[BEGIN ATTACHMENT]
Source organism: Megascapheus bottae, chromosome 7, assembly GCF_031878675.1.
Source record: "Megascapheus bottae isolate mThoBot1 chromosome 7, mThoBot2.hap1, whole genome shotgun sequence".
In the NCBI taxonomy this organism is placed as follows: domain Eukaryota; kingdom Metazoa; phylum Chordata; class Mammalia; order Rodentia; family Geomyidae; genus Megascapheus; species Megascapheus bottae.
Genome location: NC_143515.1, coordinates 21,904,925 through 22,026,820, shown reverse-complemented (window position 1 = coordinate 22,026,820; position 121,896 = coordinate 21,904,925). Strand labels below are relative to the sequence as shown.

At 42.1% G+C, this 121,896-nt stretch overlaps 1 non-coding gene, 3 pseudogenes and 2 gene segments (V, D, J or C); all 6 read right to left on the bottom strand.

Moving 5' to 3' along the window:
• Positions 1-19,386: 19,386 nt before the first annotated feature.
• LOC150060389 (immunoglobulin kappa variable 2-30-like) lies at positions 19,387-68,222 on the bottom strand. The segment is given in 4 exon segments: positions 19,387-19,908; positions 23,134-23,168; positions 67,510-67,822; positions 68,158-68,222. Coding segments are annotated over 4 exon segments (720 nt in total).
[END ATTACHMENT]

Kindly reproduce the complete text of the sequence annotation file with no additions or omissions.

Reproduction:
Source organism: Megascapheus bottae, chromosome 7, assembly GCF_031878675.1.
Source record: "Megascapheus bottae isolate mThoBot1 chromosome 7, mThoBot2.hap1, whole genome shotgun sequence".
In the NCBI taxonomy this organism is placed as follows: domain Eukaryota; kingdom Metazoa; phylum Chordata; class Mammalia; order Rodentia; family Geomyidae; genus Megascapheus; species Megascapheus bottae.
Genome location: NC_143515.1, coordinates 21,904,925 through 22,026,820, shown reverse-complemented (window position 1 = coordinate 22,026,820; position 121,896 = coordinate 21,904,925). Strand labels below are relative to the sequence as shown.

At 42.1% G+C, this 121,896-nt stretch overlaps 1 non-coding gene, 3 pseudogenes and 2 gene segments (V, D, J or C); all 6 read right to left on the bottom strand.

Moving 5' to 3' along the window:
• Positions 1-19,386: 19,386 nt before the first annotated feature.
• LOC150060389 (immunoglobulin kappa variable 2-30-like) lies at positions 19,387-68,222 on the bottom strand. The segment is given in 4 exon segments: positions 19,387-19,908; positions 23,134-23,168; positions 67,510-67,822; positions 68,158-68,222. Coding segments are annotated over 4 exon segments (720 nt in total).